Vargas turned the tide again at the start of the ninth round, scoring a knock down with an uppercut and a straight right hand that took Miura’s legs and sent him to the canvas. Purely on instinct, Miura got back up and continued to fight, but Vargas was landing frequently and with force. Referee Tony Weeks stepped in to stop the fight at the halfway point of round 9 as Miura was sustaining a barrage of punches.

Miura still had a minute and a half to survive if he was going to get out of the round, and it was clear that he was not going to stop fighting.

A back and forth battle of wills between two world championship level fighters, Takashi Miura versus “El Bandido” Vargas wins the 2015 Fight of the Year.

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Jan 9 in Germany – Feigenbutz and De Carolis To Settle Score

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This coming Saturday, January 9th, the stage is set at the Baden Arena in Offenburg, Germany for a re-match between Vincent Feigenbutz and Giovanni De Carolis. The highly anticipated re-match is set to air on SAT.1 in Germany, and Feigenbutz will once again be defending his GBU and interim WBA World titles at Super Middleweight.

The first meeting between the two was less than three months ago, on October 17th and that meeting saw Feigenbutz controversially edge De Carolis on the judge’s cards by scores of (115-113, 114-113 and 115-113). De Carolis scored a flash knock down in the opening round, and he appeared to outbox Feigenbutz in the early going, but the 20 year old German champion came on in the later rounds.

The first bout is described as one of the most crowd-pleasing bouts of the year in Germany, and De Carolis and many observers felt that the Italian had done enough to win.

De Carolis told German language website RAN.DE that he was more prepared for the re-match, and that due to the arrogance Feigenbutz displayed in the aftermath of the first fight, he was confident that he had won over some of the audience. Though De Carolis fell short of predicting victory, he promised a re-vamped strategy tailored to what he has learned about Feigenbutz, whom he termed immature and inexperienced.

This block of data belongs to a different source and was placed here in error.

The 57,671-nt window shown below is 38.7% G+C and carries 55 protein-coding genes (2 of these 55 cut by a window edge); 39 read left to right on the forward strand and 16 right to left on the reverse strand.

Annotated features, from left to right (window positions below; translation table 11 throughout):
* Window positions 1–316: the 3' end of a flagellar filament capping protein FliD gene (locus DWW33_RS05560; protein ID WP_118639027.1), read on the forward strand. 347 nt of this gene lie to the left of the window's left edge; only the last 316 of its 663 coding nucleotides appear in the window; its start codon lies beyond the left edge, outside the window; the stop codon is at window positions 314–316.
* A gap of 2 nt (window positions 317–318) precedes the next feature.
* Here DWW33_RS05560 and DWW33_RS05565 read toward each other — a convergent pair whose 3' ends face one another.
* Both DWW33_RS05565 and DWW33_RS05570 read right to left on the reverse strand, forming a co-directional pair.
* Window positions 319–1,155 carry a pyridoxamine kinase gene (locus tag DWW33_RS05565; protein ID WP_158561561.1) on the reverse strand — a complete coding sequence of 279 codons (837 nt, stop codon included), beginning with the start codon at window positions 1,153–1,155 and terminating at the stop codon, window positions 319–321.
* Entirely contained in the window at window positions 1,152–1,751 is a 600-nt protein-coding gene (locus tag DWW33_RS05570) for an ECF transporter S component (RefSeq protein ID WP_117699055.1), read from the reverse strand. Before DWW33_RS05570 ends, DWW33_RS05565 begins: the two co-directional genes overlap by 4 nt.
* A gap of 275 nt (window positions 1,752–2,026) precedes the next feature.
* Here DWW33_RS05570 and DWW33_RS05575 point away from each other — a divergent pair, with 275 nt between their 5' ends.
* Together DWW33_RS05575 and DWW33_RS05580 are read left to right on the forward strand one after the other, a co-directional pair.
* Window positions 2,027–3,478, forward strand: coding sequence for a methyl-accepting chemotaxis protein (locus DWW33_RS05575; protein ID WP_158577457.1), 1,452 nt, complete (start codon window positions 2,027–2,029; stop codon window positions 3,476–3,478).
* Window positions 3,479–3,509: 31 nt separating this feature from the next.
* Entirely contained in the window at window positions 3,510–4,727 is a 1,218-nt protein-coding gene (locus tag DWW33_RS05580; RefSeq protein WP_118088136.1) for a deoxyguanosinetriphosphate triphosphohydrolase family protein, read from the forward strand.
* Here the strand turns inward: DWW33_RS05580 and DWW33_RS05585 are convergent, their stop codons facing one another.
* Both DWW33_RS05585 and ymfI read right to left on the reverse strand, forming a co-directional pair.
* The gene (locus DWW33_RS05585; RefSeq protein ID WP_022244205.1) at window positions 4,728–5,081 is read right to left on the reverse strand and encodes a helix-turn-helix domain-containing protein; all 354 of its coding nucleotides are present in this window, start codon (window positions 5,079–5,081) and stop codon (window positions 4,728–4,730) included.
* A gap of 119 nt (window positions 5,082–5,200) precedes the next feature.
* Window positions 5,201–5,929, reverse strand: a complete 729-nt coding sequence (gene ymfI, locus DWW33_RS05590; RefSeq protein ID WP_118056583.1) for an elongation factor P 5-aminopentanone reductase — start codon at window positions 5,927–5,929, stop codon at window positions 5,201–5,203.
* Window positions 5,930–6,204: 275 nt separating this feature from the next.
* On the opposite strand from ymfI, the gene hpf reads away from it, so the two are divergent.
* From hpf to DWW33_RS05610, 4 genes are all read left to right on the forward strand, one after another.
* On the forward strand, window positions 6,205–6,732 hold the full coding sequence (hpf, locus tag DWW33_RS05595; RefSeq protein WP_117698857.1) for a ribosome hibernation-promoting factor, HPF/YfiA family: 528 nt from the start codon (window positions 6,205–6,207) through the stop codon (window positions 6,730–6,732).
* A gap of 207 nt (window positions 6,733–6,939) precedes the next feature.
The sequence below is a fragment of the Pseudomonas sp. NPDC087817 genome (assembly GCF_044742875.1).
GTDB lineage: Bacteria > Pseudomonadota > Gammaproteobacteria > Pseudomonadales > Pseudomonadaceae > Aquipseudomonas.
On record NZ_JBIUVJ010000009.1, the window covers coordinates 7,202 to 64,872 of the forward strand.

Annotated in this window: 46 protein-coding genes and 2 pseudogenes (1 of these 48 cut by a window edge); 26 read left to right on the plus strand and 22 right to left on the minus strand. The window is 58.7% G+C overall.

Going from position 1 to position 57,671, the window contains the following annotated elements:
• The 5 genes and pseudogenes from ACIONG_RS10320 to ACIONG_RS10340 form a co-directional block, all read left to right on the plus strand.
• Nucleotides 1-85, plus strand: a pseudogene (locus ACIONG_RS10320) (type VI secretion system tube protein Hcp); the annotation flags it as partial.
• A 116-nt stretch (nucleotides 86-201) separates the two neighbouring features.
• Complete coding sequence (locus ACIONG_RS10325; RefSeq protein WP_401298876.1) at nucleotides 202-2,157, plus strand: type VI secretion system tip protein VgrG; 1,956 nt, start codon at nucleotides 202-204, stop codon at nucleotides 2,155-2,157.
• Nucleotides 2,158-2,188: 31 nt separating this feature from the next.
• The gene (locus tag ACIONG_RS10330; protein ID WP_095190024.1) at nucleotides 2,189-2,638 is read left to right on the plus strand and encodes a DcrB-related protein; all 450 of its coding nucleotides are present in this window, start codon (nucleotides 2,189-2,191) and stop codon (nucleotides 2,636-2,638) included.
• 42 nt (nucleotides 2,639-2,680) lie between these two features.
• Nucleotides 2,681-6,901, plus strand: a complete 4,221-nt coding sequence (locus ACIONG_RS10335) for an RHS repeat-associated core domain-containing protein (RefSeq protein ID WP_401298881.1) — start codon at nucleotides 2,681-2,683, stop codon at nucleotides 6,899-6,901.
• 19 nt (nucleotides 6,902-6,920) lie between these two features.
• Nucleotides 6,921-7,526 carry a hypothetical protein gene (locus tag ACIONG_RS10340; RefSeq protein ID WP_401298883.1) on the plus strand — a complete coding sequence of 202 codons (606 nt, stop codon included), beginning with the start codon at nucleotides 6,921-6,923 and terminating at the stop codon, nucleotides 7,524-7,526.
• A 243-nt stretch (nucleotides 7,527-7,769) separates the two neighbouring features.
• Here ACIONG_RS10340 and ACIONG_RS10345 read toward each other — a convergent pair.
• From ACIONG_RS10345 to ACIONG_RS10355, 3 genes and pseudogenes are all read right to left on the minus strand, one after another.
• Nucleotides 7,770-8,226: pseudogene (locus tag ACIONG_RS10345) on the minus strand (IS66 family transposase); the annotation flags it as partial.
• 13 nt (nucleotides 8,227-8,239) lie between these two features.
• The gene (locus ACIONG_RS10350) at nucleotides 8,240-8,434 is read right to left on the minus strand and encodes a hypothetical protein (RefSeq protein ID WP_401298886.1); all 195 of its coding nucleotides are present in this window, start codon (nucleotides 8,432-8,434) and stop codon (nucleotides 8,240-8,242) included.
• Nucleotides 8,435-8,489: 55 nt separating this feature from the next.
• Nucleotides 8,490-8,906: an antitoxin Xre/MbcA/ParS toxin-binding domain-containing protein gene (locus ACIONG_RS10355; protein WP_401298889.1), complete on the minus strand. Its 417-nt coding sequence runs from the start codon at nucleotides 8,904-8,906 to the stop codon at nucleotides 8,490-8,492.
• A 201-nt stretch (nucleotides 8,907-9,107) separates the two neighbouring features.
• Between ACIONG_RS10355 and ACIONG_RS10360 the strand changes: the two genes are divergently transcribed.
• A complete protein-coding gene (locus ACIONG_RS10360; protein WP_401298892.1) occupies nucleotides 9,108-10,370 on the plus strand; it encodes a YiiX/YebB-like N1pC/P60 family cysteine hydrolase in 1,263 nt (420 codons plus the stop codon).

The stage is set for Feigenbutz vs De Carolis 2, this Saturday January 9th in Offenburg, Germany. If you can get to the live event do it, if not you have SAT.1 in Germany airing the fights, and The Boxing Channel right back here for full results.

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2015 Knock Out of the Year – Saul Alvarez KO’s James Kirkland

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On May 9th of 2015, Saul “Canelo” Alvarez delivered a resonant knock-out of James Kirkland on HBO that wins the 2015 KO of the Year.

The knock-out itself came in the third round, after slightly more than two minutes of action. The end came when Alvarez delivered a single, big right hand that caught Kirkland on the jaw and left him flat on his back after spinning to the canvas.Alvarez was clearly the big star heading into the fight. The fight was telecast by HBO for free just one week after the controversial and disappointing Floyd Mayweather Jr. and Manny Pacquiao fight, and Alvarez was under pressure to deliver the type of finish that people were going to talk about. Kirkland was happy to oblige Alvarez, taking it right to Alvarez from the start. Kirkland’s aggression saw him appear to land blows that troubled the young Mexican in the early going. Alvarez played good defense, and he floored Kirkland in the first round, displaying his power and his technique in knocking down an aggressive opponent.

However, Kirkland kept coming at Alvarez and the fight entered the third round with both men working hard and the feeling that the fight would not go the distance. Kirkland continued to move forward, keeping “Canelo” against the ropes and scoring points with a barrage of punches while looking for an opening.

At around the two minute mark, Alvarez landed an uppercut that sent Kirkland to the canvas again. Kirkland got up, but it was clear that he did not have his legs under him. Kirkland was going to try to survive the round, but Alvarez had an opportunity to close out the fight. The question was would he take it?

Alvarez closed in on Kirkland, putting his opponent’s back to the ropes. Kirkland was hurt, but he was still dangerous, pawing with punches and loading up for one big shot.

But it was the big shot “Canelo” threw that ended the night. Kirkland never saw it coming, as he was loading up with a huge right hand of his own. The right Alvarez threw cracked Kirkland in the jaw, and his eyes went blank. His big right hand whizzed harmlessly over the head of a ducking Alvarez, providing the momentum for the spin that left Kirkland prone on the canvas.

Saul “Canelo” Alvarez went on to defeat Miguel Cotto in his second fight of 2015 and he is clearly one of boxing’s biggest stars heading into 2016. On May 9th Alvarez added another reel to his highlight film when he knocked out James Kirkland with the 2015 “Knock Out of the Year”.

Photo by naoki fukuda